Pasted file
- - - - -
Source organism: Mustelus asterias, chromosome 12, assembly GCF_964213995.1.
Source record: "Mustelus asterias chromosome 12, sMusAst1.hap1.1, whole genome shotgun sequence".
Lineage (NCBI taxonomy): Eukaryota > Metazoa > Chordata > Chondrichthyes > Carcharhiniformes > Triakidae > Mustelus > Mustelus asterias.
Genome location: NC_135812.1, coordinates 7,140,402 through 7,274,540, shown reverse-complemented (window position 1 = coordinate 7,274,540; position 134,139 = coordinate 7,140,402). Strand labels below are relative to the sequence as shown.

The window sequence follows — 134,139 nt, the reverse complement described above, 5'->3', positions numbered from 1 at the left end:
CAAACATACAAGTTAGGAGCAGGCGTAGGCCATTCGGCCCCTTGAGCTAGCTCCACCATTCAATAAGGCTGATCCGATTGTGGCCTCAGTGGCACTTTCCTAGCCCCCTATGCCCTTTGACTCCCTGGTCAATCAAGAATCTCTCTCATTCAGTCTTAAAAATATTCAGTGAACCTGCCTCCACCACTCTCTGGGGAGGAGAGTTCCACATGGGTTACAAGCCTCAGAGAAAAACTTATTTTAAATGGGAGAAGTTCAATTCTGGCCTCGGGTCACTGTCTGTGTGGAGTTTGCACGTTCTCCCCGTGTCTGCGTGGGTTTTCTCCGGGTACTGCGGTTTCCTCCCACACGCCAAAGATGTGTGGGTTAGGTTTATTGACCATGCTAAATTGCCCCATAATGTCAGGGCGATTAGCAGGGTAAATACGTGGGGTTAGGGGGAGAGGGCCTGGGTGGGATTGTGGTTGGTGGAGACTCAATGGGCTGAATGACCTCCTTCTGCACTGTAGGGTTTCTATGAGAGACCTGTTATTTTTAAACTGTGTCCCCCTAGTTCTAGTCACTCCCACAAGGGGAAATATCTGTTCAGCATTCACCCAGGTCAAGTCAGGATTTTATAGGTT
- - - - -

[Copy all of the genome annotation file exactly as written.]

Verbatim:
Source organism: Mustelus asterias, chromosome 12, assembly GCF_964213995.1.
Source record: "Mustelus asterias chromosome 12, sMusAst1.hap1.1, whole genome shotgun sequence".
Lineage (NCBI taxonomy): Eukaryota > Metazoa > Chordata > Chondrichthyes > Carcharhiniformes > Triakidae > Mustelus > Mustelus asterias.
Genome location: NC_135812.1, coordinates 7,140,402 through 7,274,540, shown reverse-complemented (window position 1 = coordinate 7,274,540; position 134,139 = coordinate 7,140,402). Strand labels below are relative to the sequence as shown.

The window sequence follows — 134,139 nt, the reverse complement described above, 5'->3', positions numbered from 1 at the left end:
CAAACATACAAGTTAGGAGCAGGCGTAGGCCATTCGGCCCCTTGAGCTAGCTCCACCATTCAATAAGGCTGATCCGATTGTGGCCTCAGTGGCACTTTCCTAGCCCCCTATGCCCTTTGACTCCCTGGTCAATCAAGAATCTCTCTCATTCAGTCTTAAAAATATTCAGTGAACCTGCCTCCACCACTCTCTGGGGAGGAGAGTTCCACATGGGTTACAAGCCTCAGAGAAAAACTTATTTTAAATGGGAGAAGTTCAATTCTGGCCTCGGGTCACTGTCTGTGTGGAGTTTGCACGTTCTCCCCGTGTCTGCGTGGGTTTTCTCCGGGTACTGCGGTTTCCTCCCACACGCCAAAGATGTGTGGGTTAGGTTTATTGACCATGCTAAATTGCCCCATAATGTCAGGGCGATTAGCAGGGTAAATACGTGGGGTTAGGGGGAGAGGGCCTGGGTGGGATTGTGGTTGGTGGAGACTCAATGGGCTGAATGACCTCCTTCTGCACTGTAGGGTTTCTATGAGAGACCTGTTATTTTTAAACTGTGTCCCCCTAGTTCTAGTCACTCCCACAAGGGGAAATATCTGTTCAGCATTCACCCAGGTCAAGTCAGGATTTTATAGGTT